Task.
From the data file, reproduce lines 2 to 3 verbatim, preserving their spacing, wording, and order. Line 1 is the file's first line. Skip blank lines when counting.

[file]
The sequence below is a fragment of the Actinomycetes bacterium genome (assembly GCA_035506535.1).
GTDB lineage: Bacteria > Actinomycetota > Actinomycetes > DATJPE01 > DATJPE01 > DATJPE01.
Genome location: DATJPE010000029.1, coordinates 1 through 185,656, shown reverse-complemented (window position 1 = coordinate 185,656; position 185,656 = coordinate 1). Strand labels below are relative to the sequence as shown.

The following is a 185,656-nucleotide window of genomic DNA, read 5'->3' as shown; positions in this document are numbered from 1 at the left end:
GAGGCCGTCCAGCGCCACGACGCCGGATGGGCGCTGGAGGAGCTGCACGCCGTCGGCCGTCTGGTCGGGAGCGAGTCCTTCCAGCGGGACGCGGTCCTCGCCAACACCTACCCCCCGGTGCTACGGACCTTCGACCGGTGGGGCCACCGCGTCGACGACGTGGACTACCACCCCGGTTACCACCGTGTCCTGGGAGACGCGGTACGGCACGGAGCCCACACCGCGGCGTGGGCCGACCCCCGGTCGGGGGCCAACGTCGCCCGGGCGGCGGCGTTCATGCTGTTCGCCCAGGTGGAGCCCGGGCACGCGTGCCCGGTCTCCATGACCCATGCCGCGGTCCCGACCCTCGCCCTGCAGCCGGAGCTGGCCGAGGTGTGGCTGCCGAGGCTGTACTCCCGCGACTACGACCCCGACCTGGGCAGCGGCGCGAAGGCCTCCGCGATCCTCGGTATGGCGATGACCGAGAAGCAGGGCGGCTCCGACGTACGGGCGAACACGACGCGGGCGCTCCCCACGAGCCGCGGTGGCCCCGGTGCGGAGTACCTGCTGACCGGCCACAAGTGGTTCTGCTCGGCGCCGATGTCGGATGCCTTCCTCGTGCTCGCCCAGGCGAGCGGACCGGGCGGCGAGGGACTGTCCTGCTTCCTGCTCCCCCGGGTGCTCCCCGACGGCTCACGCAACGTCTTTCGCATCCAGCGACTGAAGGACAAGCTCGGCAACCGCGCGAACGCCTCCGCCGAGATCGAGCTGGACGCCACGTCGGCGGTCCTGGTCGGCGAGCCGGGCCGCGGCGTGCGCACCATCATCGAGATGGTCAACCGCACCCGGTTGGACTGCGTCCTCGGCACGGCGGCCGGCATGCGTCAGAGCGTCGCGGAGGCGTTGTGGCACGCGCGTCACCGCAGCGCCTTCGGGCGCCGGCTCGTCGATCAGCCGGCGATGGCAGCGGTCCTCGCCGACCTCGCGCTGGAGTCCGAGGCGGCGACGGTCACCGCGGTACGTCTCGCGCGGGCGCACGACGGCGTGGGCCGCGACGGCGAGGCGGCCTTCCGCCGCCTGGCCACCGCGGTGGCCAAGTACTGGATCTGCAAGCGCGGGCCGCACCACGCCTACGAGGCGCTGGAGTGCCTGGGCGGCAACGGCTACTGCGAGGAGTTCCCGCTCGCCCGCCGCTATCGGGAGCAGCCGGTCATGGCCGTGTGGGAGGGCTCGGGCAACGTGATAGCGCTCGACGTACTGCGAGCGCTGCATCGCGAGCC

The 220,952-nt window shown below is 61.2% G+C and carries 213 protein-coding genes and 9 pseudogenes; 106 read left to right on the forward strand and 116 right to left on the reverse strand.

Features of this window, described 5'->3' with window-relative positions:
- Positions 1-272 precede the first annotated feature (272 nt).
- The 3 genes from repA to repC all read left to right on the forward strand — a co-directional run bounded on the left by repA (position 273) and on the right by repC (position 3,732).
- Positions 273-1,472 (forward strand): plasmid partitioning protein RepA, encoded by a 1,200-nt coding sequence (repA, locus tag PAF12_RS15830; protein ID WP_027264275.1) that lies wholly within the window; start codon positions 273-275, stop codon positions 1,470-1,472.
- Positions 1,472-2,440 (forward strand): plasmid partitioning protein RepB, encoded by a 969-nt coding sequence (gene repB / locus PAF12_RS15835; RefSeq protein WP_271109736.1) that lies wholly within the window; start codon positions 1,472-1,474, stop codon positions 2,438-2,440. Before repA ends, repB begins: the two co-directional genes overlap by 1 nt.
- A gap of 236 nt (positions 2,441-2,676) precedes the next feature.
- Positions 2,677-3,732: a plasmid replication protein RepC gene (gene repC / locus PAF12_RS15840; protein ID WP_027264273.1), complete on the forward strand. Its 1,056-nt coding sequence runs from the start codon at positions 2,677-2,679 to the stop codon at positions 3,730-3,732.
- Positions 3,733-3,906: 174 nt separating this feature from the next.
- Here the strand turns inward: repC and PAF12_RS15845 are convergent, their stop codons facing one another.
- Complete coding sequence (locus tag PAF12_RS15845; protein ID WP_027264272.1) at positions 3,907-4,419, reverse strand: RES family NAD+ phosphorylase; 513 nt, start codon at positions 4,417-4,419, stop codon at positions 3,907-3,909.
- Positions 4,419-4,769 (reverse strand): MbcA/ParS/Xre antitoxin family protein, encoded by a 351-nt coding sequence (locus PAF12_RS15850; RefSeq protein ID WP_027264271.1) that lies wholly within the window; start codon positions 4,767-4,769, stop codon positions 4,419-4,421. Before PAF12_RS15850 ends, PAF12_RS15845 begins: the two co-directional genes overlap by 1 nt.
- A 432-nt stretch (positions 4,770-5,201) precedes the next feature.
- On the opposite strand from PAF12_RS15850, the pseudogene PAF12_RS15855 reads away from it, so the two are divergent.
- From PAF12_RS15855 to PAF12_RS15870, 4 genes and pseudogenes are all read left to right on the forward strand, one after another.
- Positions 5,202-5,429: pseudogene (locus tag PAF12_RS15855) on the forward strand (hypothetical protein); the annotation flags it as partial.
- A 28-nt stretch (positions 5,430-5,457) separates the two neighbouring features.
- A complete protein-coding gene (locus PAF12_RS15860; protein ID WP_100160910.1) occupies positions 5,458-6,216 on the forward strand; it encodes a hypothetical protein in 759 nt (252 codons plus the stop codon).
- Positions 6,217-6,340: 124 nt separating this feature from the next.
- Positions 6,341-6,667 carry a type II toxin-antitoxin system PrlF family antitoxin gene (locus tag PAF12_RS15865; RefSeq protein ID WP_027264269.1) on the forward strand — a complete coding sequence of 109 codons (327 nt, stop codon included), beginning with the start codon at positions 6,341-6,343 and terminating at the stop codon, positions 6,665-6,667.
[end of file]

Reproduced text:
GTDB lineage: Bacteria > Actinomycetota > Actinomycetes > DATJPE01 > DATJPE01 > DATJPE01.
Genome location: DATJPE010000029.1, coordinates 1 through 185,656, shown reverse-complemented (window position 1 = coordinate 185,656; position 185,656 = coordinate 1). Strand labels below are relative to the sequence as shown.